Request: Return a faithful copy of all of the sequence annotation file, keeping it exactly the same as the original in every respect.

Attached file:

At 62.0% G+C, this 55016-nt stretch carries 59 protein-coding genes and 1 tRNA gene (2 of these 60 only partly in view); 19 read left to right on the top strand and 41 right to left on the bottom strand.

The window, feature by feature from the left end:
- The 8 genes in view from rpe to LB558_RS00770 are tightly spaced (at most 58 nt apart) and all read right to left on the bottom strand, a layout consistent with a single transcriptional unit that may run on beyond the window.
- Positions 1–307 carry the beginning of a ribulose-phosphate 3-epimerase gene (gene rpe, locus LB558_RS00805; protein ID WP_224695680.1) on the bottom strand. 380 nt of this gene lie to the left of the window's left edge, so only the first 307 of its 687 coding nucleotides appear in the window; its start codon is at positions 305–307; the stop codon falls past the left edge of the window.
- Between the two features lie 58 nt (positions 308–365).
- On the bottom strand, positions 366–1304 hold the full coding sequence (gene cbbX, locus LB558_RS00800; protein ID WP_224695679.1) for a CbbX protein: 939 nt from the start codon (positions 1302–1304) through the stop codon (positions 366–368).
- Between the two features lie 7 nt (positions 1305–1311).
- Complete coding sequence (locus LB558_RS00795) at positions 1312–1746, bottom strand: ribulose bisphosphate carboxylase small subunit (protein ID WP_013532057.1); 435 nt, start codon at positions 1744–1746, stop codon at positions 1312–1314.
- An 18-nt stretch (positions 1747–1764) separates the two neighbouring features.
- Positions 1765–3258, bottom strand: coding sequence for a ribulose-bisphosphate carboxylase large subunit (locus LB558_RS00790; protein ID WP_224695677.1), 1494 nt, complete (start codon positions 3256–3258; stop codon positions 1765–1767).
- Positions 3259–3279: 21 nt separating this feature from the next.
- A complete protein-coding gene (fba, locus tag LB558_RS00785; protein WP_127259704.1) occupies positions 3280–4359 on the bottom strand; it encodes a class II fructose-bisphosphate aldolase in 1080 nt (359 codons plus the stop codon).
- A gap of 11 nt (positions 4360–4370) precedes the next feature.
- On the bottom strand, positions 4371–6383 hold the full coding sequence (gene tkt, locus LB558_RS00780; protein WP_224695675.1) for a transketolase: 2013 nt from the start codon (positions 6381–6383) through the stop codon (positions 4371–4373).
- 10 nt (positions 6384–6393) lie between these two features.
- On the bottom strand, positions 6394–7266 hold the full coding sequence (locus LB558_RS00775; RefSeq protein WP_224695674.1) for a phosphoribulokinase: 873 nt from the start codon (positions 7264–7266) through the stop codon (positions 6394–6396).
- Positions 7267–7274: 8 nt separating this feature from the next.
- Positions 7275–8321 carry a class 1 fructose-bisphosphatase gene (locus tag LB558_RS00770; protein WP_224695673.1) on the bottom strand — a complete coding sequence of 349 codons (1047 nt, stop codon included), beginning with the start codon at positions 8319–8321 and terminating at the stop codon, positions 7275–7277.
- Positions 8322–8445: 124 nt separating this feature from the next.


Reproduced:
At 62.0% G+C, this 55016-nt stretch carries 59 protein-coding genes and 1 tRNA gene (2 of these 60 only partly in view); 19 read left to right on the top strand and 41 right to left on the bottom strand.

The window, feature by feature from the left end:
- The 8 genes in view from rpe to LB558_RS00770 are tightly spaced (at most 58 nt apart) and all read right to left on the bottom strand, a layout consistent with a single transcriptional unit that may run on beyond the window.
- Positions 1–307 carry the beginning of a ribulose-phosphate 3-epimerase gene (gene rpe, locus LB558_RS00805; protein ID WP_224695680.1) on the bottom strand. 380 nt of this gene lie to the left of the window's left edge, so only the first 307 of its 687 coding nucleotides appear in the window; its start codon is at positions 305–307; the stop codon falls past the left edge of the window.
- Between the two features lie 58 nt (positions 308–365).
- On the bottom strand, positions 366–1304 hold the full coding sequence (gene cbbX, locus LB558_RS00800; protein ID WP_224695679.1) for a CbbX protein: 939 nt from the start codon (positions 1302–1304) through the stop codon (positions 366–368).
- Between the two features lie 7 nt (positions 1305–1311).
- Complete coding sequence (locus LB558_RS00795) at positions 1312–1746, bottom strand: ribulose bisphosphate carboxylase small subunit (protein ID WP_013532057.1); 435 nt, start codon at positions 1744–1746, stop codon at positions 1312–1314.
- An 18-nt stretch (positions 1747–1764) separates the two neighbouring features.
- Positions 1765–3258, bottom strand: coding sequence for a ribulose-bisphosphate carboxylase large subunit (locus LB558_RS00790; protein ID WP_224695677.1), 1494 nt, complete (start codon positions 3256–3258; stop codon positions 1765–1767).
- Positions 3259–3279: 21 nt separating this feature from the next.
- A complete protein-coding gene (fba, locus tag LB558_RS00785; protein WP_127259704.1) occupies positions 3280–4359 on the bottom strand; it encodes a class II fructose-bisphosphate aldolase in 1080 nt (359 codons plus the stop codon).
- A gap of 11 nt (positions 4360–4370) precedes the next feature.
- On the bottom strand, positions 4371–6383 hold the full coding sequence (gene tkt, locus LB558_RS00780; protein WP_224695675.1) for a transketolase: 2013 nt from the start codon (positions 6381–6383) through the stop codon (positions 4371–4373).
- 10 nt (positions 6384–6393) lie between these two features.
- On the bottom strand, positions 6394–7266 hold the full coding sequence (locus LB558_RS00775; RefSeq protein WP_224695674.1) for a phosphoribulokinase: 873 nt from the start codon (positions 7264–7266) through the stop codon (positions 6394–6396).
- Positions 7267–7274: 8 nt separating this feature from the next.
- Positions 7275–8321 carry a class 1 fructose-bisphosphatase gene (locus tag LB558_RS00770; protein WP_224695673.1) on the bottom strand — a complete coding sequence of 349 codons (1047 nt, stop codon included), beginning with the start codon at positions 8319–8321 and terminating at the stop codon, positions 7275–7277.
- Positions 8322–8445: 124 nt separating this feature from the next.